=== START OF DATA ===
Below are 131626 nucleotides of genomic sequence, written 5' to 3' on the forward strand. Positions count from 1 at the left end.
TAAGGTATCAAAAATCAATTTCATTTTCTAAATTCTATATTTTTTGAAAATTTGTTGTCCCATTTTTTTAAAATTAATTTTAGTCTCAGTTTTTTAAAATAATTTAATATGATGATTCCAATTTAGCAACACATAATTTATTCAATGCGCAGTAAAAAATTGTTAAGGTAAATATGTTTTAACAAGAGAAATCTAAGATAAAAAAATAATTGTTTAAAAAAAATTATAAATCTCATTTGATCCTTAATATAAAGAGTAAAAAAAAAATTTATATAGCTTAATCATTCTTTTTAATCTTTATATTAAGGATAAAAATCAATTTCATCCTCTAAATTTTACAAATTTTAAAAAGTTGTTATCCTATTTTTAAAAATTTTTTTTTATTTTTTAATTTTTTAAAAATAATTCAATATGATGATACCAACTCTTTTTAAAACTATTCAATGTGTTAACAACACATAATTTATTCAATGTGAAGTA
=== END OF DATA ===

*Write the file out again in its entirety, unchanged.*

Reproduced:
Below are 131626 nucleotides of genomic sequence, written 5' to 3' on the forward strand. Positions count from 1 at the left end.
TAAGGTATCAAAAATCAATTTCATTTTCTAAATTCTATATTTTTTGAAAATTTGTTGTCCCATTTTTTTAAAATTAATTTTAGTCTCAGTTTTTTAAAATAATTTAATATGATGATTCCAATTTAGCAACACATAATTTATTCAATGCGCAGTAAAAAATTGTTAAGGTAAATATGTTTTAACAAGAGAAATCTAAGATAAAAAAATAATTGTTTAAAAAAAATTATAAATCTCATTTGATCCTTAATATAAAGAGTAAAAAAAAAATTTATATAGCTTAATCATTCTTTTTAATCTTTATATTAAGGATAAAAATCAATTTCATCCTCTAAATTTTACAAATTTTAAAAAGTTGTTATCCTATTTTTAAAAATTTTTTTTTATTTTTTAATTTTTTAAAAATAATTCAATATGATGATACCAACTCTTTTTAAAACTATTCAATGTGTTAACAACACATAATTTATTCAATGTGAAGTA